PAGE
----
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Kvinnene som inspirerte en hel generasjon
Det er tidlig på 1900-tallet. Mellom USA og Sovjetunionen pågår det et intenst kappløp om verdensrommet. I jakten på kompetent arbeidskraft finner NASA uante talenter hos en gruppe svarte kvinnelige matematikere.
De har alle odds mot seg, men lykkes likevel med å bli ansatt som menneskelige regnemaskiner hos NASA. Kvinnenes avanserte utregninger ligger bak en av de største bedriftene i USAs historie – å sende et menneske til månen.
I Hidden Figures fortelles nå for første gang historien om Dorothy Vaughan, Mary Jackson, Katherine Johnson og Christine Darden.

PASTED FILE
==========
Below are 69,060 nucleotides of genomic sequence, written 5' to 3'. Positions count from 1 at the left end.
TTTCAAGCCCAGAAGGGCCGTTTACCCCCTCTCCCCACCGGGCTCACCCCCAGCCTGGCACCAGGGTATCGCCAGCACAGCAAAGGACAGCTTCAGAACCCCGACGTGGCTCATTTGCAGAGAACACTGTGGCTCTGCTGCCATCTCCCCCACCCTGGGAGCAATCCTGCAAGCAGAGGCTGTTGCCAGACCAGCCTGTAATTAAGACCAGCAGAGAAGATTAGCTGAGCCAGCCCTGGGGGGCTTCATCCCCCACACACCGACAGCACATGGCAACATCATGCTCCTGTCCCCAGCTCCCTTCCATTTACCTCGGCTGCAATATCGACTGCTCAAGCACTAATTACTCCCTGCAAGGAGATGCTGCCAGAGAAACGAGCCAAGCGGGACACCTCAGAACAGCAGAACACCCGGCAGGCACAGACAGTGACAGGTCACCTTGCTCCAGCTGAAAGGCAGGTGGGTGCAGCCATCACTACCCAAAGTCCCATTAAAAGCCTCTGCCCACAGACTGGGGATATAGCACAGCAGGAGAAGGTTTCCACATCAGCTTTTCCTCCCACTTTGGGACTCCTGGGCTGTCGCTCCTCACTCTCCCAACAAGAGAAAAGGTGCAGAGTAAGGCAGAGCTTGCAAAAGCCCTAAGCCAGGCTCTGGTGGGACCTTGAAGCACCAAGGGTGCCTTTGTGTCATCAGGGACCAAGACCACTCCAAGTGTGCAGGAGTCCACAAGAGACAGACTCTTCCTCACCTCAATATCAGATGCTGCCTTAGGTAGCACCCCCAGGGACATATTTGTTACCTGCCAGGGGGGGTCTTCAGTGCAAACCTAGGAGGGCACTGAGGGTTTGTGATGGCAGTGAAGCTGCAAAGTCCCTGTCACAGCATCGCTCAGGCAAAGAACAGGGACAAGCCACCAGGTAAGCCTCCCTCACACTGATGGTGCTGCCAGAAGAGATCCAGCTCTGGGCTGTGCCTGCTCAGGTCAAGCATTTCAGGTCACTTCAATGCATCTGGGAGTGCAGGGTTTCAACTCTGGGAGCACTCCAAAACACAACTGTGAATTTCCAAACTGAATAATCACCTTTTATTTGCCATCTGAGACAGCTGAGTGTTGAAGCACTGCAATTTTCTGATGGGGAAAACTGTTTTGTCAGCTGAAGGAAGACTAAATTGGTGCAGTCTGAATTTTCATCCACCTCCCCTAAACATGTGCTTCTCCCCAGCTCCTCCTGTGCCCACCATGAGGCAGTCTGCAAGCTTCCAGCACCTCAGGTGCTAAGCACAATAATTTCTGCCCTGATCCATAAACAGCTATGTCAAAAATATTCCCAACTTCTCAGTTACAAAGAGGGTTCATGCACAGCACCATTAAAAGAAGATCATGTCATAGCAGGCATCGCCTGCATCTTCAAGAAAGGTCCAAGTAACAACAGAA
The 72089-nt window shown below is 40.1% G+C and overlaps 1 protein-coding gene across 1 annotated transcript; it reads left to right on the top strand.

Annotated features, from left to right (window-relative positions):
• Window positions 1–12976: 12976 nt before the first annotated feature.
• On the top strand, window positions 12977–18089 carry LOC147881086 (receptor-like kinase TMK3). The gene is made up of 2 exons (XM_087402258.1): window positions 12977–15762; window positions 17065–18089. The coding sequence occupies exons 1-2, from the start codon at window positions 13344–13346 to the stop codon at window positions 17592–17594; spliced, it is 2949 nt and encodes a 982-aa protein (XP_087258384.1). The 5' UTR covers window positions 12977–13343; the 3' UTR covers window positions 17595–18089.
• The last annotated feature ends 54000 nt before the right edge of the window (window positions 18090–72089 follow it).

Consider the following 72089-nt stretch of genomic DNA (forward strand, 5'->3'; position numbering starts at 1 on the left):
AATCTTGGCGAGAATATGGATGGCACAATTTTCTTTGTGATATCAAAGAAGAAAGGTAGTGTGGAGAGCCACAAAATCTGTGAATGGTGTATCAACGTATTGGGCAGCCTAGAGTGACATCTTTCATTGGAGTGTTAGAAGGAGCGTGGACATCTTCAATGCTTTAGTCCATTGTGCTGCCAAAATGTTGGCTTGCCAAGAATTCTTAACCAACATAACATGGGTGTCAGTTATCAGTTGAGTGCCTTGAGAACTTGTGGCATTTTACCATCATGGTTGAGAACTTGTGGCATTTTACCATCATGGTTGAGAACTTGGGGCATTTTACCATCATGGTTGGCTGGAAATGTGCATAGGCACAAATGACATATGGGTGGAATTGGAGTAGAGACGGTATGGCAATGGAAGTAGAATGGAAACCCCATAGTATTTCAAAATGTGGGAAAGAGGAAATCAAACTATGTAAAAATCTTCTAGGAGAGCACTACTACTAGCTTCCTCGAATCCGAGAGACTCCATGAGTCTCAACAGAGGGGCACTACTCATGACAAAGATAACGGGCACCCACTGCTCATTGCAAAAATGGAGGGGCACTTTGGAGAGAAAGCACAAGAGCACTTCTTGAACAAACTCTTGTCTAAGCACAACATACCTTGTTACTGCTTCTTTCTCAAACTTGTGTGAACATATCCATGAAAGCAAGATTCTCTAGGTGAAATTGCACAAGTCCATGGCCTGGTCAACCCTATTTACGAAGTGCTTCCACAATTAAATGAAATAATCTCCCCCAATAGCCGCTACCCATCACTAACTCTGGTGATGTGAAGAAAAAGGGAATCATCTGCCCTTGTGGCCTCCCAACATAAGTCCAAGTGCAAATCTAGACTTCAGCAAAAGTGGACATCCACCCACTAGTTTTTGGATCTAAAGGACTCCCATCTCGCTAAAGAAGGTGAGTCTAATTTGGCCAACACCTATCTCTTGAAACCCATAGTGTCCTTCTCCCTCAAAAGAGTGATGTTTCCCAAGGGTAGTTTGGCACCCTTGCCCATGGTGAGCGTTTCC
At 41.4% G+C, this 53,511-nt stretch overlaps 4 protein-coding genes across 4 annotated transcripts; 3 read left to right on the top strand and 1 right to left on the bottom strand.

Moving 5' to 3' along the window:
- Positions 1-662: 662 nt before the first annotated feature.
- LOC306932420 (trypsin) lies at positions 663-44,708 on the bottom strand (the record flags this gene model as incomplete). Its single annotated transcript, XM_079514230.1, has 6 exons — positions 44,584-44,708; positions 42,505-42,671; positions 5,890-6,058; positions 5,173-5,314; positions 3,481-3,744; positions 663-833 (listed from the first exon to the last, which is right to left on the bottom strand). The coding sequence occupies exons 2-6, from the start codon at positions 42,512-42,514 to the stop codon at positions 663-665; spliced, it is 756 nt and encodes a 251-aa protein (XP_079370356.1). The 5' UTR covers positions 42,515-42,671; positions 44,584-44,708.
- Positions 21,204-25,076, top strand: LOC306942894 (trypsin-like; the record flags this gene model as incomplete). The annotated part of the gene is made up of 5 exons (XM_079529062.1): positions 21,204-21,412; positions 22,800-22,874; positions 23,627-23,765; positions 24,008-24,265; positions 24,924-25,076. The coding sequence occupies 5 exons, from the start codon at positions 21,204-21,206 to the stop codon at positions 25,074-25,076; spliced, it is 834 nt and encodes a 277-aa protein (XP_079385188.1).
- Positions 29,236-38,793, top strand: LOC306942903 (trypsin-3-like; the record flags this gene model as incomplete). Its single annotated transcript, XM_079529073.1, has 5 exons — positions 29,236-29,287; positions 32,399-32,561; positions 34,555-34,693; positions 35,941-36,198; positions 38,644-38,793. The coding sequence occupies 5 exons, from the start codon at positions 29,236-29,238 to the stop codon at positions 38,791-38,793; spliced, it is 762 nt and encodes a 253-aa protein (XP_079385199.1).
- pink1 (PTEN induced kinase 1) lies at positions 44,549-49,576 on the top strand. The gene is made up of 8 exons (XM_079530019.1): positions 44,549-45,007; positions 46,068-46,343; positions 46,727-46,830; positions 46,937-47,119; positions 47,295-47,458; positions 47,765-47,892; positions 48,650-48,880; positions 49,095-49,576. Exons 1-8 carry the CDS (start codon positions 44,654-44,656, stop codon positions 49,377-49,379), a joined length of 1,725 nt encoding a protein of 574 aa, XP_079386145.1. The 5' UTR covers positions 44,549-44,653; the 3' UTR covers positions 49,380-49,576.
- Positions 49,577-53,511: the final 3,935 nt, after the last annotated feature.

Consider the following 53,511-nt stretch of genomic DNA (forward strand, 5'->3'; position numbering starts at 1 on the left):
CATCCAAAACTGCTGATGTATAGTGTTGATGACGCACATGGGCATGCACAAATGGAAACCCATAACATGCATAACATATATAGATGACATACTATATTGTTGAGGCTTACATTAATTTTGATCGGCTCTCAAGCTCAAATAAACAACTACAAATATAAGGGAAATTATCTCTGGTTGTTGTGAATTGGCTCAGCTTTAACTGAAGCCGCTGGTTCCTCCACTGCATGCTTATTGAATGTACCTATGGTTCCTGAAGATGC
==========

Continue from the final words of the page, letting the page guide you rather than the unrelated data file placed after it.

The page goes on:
Shetterly, founder of the Human Computer Project, passionately brings to light the important and little-known story of the black women mathematicians hired to work as computers at the Langley Memorial Aeronautical Laboratory in Hampton, Va., part of the National Advisory Committee for Aeronautics (NASA's precursor). The first women NACA brought on took advantage of a WWII opportunity to work in a segregated section of Langley, doing the calculations necessary to support the projects of white male engineers. Shetterly writes of these women as core contributors to American success in the midst of a cultural "collision between race, gender, science, and war," teasing out how the personal and professional are intimately related. She celebrates the skills of mathematicians such as Dorothy Vaughan, Katherine Johnson, Mary Jackson, and Dorothy Hoover, whose brilliant work eventually earned them slow advancement but never equal footing. Shetterly collects much of her material directly from those who were there, using personal anecdotes to illuminate the larger forces at play. Exploring the intimate relationships among blackness, womanhood, and 20th-century American technological development, Shetterly crafts a narrative that is crucial to understanding subsequent movements for civil rights. A star-studded feature film based on Shetterly's book is due out in late 2016.